Records required by the testing rule and the rule on selecting representative samples appear in 16 CFR 1107.26. Required records include a certificate, and records documenting third party testing and related sampling plans. These requirements largely overlap the recordkeeping requirements in the component part rule, codified at 16 CFR 1109.5(g). Duplicate recordkeeping is not required; records need to be created and maintained only once to meet the applicable recordkeeping requirements. The component part rule also requires records that enable tracing a product or component back to the entity that had a product tested for compliance, and also requires attestations of due care to ensure test result integrity.

Section 104 Rules: The Commission has issued 14 rules for durable infant and toddler products under section 104 of the Consumer Product Safety Improvement Act of 2008 ("CPSIA") ("section 104 rules"). Section 104 rules issued to date appear in Table 1. Each section 104 rule contains requirements for marking, labeling, and instructional literature:

• Each product and the shipping container must have a permanent label or marking that identifies the name and address (city, state, and zip code) of the manufacturer, distributor, or seller.

• A permanent code mark or other product identification shall be provided on the infant carrier and its package or shipping container, if multiple packaging is used. The code will identify the date (month and year) of manufacture and permit future identification of any given model.

Each standard also requires products to include easy-to-read and understand instructions regarding assembly, maintenance, cleaning, use, and adjustments, where applicable.

OMB has assigned control numbers for the estimated burden to comply with marking and labeling requirements in each section 104 rule. With this renewal, CPSC is moving the marking and labeling burden requirements for section 104 rules into the collection of information for Third Party Testing of Children's Products. The paperwork burdens associated with the section 104 rules are appropriately included in the collection for Third Party Testing of Children's Products because all of the section 104 products are also required to be third party tested. Having all of the burden hours under one collection for children's products provides one OMB control number and eases the administrative burden of renewing multiple collections. CPSC will discontinue using the OMB control numbers currently assigned to individual section 104 rules. The discontinued OMB control numbers are listed in Table 1.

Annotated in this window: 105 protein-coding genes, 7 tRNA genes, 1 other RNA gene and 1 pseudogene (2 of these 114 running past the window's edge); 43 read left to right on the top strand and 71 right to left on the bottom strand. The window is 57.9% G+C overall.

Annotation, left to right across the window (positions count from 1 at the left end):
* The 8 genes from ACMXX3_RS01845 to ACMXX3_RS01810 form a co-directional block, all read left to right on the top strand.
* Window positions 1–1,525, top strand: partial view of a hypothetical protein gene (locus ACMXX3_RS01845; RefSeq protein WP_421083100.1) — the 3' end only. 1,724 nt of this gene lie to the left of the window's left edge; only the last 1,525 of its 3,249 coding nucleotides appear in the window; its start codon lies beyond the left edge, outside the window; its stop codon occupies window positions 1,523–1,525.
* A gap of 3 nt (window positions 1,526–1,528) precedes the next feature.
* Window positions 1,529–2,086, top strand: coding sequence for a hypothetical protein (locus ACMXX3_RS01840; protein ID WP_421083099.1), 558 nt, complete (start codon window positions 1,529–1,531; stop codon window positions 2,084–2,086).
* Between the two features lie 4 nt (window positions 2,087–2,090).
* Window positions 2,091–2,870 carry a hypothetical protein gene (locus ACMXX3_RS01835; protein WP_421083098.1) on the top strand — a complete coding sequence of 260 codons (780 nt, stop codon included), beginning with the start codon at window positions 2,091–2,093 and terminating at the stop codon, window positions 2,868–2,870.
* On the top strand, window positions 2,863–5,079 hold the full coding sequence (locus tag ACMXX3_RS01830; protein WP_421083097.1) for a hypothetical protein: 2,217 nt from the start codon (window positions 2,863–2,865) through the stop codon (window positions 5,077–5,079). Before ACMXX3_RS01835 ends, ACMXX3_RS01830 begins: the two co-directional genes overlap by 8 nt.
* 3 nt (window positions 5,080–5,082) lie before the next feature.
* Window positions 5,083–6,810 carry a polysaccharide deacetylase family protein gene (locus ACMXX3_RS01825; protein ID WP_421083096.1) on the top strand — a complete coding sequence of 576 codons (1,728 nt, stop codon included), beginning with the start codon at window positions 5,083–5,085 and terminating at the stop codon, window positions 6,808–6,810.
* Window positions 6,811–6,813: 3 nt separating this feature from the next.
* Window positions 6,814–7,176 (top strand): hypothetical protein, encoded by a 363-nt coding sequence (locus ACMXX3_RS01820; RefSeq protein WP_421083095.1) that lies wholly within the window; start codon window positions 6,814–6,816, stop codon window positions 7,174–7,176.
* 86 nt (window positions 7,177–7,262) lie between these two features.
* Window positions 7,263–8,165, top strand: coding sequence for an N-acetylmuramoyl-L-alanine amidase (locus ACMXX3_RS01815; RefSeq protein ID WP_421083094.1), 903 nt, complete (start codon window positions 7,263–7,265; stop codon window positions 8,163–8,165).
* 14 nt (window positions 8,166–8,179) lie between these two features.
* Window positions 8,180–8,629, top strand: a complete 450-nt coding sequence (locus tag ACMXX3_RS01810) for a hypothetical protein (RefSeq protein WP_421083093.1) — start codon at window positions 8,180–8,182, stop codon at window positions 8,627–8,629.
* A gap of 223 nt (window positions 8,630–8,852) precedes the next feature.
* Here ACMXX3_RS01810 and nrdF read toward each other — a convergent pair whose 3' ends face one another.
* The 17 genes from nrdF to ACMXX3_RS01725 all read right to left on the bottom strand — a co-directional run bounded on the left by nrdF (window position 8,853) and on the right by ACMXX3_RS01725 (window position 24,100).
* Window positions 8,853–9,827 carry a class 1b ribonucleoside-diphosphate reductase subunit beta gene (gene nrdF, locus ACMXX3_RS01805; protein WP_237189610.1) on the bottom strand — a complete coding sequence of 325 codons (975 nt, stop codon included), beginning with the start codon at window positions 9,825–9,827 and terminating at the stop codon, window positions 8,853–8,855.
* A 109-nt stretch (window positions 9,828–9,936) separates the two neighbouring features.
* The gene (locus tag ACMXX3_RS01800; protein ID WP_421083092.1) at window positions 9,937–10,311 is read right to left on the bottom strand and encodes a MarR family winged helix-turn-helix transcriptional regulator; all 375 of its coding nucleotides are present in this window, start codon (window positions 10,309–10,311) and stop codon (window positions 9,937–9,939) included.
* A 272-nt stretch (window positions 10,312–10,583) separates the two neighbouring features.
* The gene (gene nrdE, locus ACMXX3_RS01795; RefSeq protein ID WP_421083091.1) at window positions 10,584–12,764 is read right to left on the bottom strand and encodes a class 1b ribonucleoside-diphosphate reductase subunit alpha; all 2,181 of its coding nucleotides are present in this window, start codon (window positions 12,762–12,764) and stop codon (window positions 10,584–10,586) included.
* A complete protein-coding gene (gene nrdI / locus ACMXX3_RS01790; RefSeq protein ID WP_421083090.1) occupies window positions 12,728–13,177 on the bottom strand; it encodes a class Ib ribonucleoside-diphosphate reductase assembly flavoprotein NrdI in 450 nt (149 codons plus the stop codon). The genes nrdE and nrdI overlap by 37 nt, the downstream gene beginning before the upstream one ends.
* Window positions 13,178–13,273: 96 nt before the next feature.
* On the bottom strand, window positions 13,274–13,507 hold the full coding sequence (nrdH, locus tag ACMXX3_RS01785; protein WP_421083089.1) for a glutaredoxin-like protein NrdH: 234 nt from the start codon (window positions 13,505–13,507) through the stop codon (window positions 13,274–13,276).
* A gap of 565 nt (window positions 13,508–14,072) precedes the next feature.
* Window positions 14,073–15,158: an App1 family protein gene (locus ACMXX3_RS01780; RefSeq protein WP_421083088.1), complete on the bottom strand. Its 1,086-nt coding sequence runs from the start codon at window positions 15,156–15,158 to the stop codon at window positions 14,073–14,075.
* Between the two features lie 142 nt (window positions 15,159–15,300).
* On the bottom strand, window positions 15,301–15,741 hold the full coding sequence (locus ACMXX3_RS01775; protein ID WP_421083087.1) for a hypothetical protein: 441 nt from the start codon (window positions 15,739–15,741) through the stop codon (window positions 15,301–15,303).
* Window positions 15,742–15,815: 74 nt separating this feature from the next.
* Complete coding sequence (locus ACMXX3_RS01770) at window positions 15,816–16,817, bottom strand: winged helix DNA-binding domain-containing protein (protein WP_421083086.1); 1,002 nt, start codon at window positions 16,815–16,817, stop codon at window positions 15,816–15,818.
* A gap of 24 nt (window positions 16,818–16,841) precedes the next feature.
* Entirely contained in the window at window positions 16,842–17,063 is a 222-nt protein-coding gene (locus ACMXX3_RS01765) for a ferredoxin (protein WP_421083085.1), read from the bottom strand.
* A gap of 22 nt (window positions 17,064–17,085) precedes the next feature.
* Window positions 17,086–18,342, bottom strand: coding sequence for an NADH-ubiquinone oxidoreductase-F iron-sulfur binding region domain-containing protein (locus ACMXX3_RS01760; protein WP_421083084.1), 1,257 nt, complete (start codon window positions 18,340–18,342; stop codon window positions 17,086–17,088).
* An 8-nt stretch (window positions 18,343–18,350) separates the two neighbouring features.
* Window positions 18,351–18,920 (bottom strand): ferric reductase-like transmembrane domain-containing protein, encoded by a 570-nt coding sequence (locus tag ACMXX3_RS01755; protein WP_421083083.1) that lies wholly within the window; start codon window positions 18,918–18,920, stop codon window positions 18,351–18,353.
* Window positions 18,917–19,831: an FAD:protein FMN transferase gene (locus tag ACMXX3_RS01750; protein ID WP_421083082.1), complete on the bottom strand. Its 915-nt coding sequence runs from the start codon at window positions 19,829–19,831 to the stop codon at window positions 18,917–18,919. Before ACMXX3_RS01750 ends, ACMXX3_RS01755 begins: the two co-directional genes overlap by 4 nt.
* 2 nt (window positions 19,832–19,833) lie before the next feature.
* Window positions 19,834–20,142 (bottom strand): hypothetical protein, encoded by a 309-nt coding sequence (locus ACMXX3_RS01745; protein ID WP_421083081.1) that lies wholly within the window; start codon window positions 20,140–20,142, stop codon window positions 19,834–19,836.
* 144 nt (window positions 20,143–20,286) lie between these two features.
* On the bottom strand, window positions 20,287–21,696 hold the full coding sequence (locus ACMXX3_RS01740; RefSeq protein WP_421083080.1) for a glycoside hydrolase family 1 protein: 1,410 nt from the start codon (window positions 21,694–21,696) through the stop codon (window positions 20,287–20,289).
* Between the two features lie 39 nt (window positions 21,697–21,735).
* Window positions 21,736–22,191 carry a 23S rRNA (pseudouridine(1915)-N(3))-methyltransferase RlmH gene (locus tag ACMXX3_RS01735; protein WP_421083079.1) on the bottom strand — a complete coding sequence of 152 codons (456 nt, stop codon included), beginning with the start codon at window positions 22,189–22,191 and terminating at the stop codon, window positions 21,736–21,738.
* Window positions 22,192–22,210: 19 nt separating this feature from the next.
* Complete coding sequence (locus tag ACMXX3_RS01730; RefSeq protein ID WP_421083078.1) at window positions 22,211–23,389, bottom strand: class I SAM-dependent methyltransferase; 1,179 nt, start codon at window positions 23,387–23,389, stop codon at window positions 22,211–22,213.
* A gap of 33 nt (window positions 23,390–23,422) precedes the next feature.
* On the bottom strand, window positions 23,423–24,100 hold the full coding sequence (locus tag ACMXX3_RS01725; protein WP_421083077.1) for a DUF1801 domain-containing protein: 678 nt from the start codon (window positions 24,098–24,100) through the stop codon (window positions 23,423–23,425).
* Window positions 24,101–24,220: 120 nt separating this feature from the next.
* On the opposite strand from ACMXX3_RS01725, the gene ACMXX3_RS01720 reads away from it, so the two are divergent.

Frequency of Response: On occasion.

Affected Public: Manufacturers and importers of children's products subject to a children's product safety rule.

Estimated Number of Respondents

[top] Testing and Certification: CPSC reviewed every category in the NAICS and selected categories that included firms that could manufacture or sell any consumer product that could be covered by a consumer product safety rule. Using data from the U.S. Census Bureau, we determined that there were approximately 34,000 manufacturers, about 77,000 wholesalers, and about page 70764 133,000 retailers in these categories. However, these categories also include many non-children's products, which are not covered by any children's product safety rules. Therefore, these numbers would constitute an overestimate of the number of firms that are subject to the recordkeeping requirements.

Section 104 Rules: Table 1 summarizes the durable infant and toddler products subject to the marking and labeling requirements being moved into OMB control number 3041-0159.

Discontinued OMB Control No. 16 CFR part Description Mfrs. Models Total respondent hours
3041-0145 1215 Safety Standard for Infant Bath Seats 7 2 14
3041-0141 1216 Safety Standard for Infant Walkers 16 4 64
3041-0150 1217 Safety Standard for Toddler Beds 78 10 780
3041-0157 1218 Safety Standard for Bassinets and Cradles 62 5 310
3041-0147 1219 Safety Standard for Full-Size Cribs 78 11 858
3041-0147 1220 Safety Standard for Non-Full-Size Cribs 24 4 96
3041-0152 1221 Safety Standard for Play Yards 31 4 124
3041-0160 1222 Safety Standard for Infant Bedside Sleepers 5 2 10
3041-0155 1223 Safety Standard for Swings 10 11 110
3041-0149 1224 Safety Standard for Portable Bedrails 17 2 34
3041-0158 1225 Safety Standard for Hand-Held Infant Carriers 71 2 142
3041-0162 1226 Safety Standard for Soft Infant and Toddler Carriers 54 2 108
3041-0164 1227 Safety Standard for Carriages and Strollers 85 8 680
3041-0166 1230 Safety Standard for Frame Child Carriers (not effective until 9/2016) 16 3 48
Total Burden Hours 3,378

Estimated Time per Response

Testing and Certification: Based on comments received during rulemaking for the testing rule, we estimate recordkeeping for approximately 300,000 non-apparel children's products per year, with an average of 5 hours of recordkeeping burden associated with each product. We also estimate recordkeeping for approximately 1.3 million children's apparel and footwear products per year, with an average of 3 hours of recordkeeping burden associated with each product. Manufacturers that are required to conduct periodic testing have an additional recordkeeping burden estimated at 4 hours per representative sampling plan.